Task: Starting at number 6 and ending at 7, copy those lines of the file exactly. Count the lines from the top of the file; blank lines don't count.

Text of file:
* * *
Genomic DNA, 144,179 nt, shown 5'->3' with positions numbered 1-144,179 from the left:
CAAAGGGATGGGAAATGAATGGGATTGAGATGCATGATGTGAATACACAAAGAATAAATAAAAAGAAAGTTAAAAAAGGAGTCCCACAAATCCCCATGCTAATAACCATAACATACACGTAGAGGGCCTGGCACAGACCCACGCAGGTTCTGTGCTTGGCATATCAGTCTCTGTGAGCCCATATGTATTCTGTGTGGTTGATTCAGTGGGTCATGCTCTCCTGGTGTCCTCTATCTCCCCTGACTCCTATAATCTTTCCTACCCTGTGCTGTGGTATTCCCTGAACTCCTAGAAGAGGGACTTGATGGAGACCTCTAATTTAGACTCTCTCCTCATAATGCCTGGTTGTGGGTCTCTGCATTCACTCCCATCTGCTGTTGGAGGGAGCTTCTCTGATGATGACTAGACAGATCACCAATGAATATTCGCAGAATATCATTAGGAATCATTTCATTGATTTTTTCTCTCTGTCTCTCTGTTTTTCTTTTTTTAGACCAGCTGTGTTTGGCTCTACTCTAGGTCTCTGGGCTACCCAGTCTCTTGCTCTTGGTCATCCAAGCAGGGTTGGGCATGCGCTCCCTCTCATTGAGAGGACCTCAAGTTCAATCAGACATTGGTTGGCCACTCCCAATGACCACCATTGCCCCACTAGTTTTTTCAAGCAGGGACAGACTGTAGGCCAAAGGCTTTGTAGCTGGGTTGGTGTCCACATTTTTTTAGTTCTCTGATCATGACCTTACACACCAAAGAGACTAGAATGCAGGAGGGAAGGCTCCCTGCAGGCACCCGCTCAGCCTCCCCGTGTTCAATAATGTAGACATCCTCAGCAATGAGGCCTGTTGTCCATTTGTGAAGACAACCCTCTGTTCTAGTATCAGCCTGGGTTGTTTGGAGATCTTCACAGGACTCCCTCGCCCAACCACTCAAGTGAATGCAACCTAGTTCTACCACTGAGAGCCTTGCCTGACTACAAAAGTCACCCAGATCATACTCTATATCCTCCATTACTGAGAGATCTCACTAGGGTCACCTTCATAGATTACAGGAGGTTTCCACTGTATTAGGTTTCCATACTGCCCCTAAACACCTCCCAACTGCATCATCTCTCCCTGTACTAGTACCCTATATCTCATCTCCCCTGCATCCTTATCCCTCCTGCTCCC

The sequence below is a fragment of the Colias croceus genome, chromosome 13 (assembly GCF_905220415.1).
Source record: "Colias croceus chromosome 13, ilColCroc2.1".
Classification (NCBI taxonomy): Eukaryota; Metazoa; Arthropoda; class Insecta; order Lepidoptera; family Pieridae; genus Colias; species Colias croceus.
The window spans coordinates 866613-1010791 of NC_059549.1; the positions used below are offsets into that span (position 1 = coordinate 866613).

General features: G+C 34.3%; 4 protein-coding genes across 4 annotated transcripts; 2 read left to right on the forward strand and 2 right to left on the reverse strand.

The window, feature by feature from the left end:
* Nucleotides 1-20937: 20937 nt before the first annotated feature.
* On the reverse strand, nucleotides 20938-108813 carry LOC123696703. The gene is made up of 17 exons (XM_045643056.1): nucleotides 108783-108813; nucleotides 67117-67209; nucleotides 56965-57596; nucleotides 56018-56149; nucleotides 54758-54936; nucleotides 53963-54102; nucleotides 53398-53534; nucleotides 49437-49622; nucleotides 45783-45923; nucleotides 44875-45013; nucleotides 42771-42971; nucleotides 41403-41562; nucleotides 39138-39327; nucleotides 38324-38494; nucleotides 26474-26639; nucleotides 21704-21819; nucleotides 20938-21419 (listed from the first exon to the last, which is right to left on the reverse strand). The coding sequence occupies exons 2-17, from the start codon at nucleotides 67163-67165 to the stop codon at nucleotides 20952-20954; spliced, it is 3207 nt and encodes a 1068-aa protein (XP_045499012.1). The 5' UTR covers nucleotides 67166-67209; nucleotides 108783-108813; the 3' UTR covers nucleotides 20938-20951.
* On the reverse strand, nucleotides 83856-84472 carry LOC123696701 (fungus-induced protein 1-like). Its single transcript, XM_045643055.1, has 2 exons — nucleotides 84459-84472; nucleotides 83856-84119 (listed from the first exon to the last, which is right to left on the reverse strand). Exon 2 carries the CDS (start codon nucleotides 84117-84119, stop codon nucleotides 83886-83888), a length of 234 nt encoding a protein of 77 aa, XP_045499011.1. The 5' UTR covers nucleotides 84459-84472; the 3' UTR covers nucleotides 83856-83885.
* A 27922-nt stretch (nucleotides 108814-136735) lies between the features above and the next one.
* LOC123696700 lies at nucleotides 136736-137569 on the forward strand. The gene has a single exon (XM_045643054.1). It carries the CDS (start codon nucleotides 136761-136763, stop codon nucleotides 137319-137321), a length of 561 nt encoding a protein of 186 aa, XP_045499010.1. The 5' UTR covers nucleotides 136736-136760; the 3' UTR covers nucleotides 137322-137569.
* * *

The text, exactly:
The window spans coordinates 866613-1010791 of NC_059549.1; the positions used below are offsets into that span (position 1 = coordinate 866613).

General features: G+C 34.3%; 4 protein-coding genes across 4 annotated transcripts; 2 read left to right on the forward strand and 2 right to left on the reverse strand.